dog trainer cheltenham

Why Am I Feeding My Dog This CR@P?


I meet lots of caring, committed dog owners … who unwittingly feed their dogs or puppies dreadful food.   Crafty manufacturers do not make it easy for us to decipher their ingredients labels. So, here are some pointers to help you analyse those labels and sort the good, the bad and the truly revolting.


Buyer beware:  Dont be fooled by advertising hype. If the advert focuses on pretty pictures rather than the quality of the product or how its produced consider why? What are they avoiding? Manufacturers make an art form of camouflaging the gunk and filler ingredients they use.  Check the label does it contain “meat meal”?  Do you know what that actually means …?

What is Meat ‘Meal’?

‘Meal’ refers to slaughterhouse remnants.  The stuff that is not fit for human consumption.  Think ground up beaks, toenails, hooves, eyeballs, brain – ugh!   Meat ‘derivatives’ or ‘rendered’ meat are other terms for the same ghastly stuff.  If your dogs food has that in it, throw it out!

Read more about the horrors of meat meal here:

Proper meat/fish

A good quality pet food should have a meat/fish percentage that’s at least 50% – preferably 70% or higher.  And I mean proper meat/fish – ie human grade meat (not meat meal/derivatives) – proper protein to nourish your dog.  NB: Most dog food brands barely get above 20%.  


Beat pulp, maize, corn meal, wheat middlings, poultry digest, brewers rice – these are all filler ingredients.  There is no need to put that gunk in your dog’s food.  Manufacturers add it to increase bulk and decrease the quantity of proper meat/fish they can get away with.  For manufacturers – it adds bulk and reduces costs.  It’s a farce.

But My Vet sells it …

Interesting.  There are many wonderful Vets out there but remember they are trained medically not nutritionally.  It’s also possible that the Vet practise may be receiving a kick-back from pet food sales.  Royal Canin and Hills Science Plan are two common offenders.  Take a look at their ingredients; it’s hardly nutritious and definitely overpriced. A total con.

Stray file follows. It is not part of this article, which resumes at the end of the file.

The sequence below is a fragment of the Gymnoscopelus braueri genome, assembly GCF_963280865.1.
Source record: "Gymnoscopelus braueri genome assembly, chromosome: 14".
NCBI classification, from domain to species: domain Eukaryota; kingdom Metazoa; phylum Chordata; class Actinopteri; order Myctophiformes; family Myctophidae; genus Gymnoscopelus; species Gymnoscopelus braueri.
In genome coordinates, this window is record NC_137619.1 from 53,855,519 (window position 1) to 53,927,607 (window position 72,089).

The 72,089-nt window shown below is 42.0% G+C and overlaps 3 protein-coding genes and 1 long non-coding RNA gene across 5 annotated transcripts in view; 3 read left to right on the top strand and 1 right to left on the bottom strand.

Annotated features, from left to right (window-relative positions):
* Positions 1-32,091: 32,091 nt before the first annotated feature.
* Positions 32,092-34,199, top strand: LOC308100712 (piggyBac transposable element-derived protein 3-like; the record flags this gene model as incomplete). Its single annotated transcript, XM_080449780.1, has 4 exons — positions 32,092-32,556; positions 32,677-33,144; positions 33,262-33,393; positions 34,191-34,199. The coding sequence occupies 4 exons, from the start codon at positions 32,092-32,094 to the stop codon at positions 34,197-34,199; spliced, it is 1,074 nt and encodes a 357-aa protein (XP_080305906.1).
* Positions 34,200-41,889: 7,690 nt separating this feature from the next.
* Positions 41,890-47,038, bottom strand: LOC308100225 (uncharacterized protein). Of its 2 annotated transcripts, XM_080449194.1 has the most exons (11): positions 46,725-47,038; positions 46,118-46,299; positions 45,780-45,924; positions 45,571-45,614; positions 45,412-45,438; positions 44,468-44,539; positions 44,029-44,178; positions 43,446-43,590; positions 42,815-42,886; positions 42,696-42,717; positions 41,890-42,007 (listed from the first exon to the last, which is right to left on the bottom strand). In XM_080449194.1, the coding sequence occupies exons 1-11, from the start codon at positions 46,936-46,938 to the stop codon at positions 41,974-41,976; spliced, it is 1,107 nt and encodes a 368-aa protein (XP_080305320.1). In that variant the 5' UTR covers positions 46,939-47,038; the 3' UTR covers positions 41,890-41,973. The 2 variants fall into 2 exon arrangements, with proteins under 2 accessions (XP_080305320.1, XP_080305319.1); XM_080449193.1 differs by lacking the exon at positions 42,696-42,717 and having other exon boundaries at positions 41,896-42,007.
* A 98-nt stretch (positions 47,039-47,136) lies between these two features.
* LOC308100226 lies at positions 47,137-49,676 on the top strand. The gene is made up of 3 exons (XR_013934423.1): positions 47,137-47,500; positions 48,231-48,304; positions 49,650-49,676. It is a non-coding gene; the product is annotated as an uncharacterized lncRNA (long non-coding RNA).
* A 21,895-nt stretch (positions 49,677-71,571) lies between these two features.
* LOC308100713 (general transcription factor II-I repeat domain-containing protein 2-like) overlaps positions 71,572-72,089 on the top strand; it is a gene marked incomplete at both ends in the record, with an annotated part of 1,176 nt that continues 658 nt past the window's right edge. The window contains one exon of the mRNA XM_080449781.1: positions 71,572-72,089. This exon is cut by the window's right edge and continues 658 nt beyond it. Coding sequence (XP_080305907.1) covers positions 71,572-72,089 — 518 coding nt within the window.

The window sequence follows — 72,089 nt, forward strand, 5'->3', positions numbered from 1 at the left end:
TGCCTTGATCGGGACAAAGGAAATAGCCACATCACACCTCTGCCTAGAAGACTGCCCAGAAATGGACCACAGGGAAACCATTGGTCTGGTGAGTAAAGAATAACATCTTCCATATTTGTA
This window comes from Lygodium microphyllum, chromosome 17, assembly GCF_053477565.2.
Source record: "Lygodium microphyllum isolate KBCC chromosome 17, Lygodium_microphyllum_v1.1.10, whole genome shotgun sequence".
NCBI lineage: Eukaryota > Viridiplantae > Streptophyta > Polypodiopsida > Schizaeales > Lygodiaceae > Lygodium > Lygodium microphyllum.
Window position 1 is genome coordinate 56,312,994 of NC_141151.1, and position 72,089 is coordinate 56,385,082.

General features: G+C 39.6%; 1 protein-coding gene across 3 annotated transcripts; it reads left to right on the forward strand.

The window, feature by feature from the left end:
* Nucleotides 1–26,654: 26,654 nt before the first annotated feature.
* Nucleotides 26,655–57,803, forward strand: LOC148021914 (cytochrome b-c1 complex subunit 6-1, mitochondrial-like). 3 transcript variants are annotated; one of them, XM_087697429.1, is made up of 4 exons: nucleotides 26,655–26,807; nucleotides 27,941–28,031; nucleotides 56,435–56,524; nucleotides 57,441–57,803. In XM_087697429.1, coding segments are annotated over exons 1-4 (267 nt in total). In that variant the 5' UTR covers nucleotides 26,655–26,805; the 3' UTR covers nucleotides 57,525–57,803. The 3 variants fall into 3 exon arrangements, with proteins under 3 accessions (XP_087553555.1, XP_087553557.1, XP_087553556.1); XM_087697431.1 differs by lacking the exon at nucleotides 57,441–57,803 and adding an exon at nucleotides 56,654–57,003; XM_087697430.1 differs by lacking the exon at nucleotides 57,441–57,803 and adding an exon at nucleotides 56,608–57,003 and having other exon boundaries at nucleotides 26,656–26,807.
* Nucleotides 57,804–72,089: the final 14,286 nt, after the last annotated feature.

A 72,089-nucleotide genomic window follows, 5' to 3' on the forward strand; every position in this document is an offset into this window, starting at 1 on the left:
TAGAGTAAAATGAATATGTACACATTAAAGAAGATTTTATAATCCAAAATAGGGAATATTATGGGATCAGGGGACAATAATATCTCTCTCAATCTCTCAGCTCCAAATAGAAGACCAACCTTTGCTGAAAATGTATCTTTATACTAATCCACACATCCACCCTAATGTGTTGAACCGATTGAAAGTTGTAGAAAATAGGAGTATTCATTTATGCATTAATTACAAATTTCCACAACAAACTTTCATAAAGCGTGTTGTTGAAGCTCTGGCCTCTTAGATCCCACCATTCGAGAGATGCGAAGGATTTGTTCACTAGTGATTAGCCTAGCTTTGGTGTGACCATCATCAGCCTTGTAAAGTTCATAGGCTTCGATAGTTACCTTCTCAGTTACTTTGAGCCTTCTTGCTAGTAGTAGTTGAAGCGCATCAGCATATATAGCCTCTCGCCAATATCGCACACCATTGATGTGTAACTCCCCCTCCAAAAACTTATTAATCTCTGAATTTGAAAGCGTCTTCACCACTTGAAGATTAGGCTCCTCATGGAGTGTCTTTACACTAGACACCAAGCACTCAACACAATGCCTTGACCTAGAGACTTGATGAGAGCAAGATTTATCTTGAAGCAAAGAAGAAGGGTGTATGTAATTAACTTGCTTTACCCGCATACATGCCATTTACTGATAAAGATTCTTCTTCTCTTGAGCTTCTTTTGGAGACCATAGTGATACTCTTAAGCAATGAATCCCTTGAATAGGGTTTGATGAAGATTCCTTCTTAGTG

The Labels Game – Your Turn!

Now you have a better idea of what is and what is not required in your dog’s food, take a look at these popular brands’ ingredients labels.  We’ve highlighted in red the dodgy ingredients!

KIBBLE (dry food)

Kibble: The good, the bad and the truly revolting!


Wet food: The good and the bad!


Raw food: Good, better best!

Less gunk = less poop!

I’m shocked by the gunk some manufacturers put into pet food. Every day clients tell me their dog or puppy wont eat their food. Then we look at what’s in it – and its clear why.  No wonder so many puppies don’t bother to finish their food or graze slowly.  They’re trying to tell you it tastes awful and they’ll only eat it if absolutely desperate.  Change the food and, hey presto the pup wolfs it down!   And guess what? Another advantage of feeding better quality food is that your dog’s (ahem) poop, is less smelly, there’s less of it and its easier to pick up – yay!

My advice?

  1.  Read the label carefully.  Reject anything with meat meal/derivatives.
  2. Don’t be fooled by sexy advertising jargon. Good quality products speak for themselves.
  3. Buy the best quality food you can afford.  It’s cheaper in the long run, fewer stomach upsets, joint problems, allergies, behaviour issues. 
  4. Avoid the following brands. These foods are predominantly meat ‘meal’ and filler.  NB: These brands aren’t the only offenders just the ones I most commonly see causing problems.
  • Bakers
  • Cesar
  • Harringtons
  • Hills Science Plan
  • Iams
  • Pedigree Chum
  • Royal Canin

If you have any questions about this article or would like help training your dog, please contact Joyful Dogs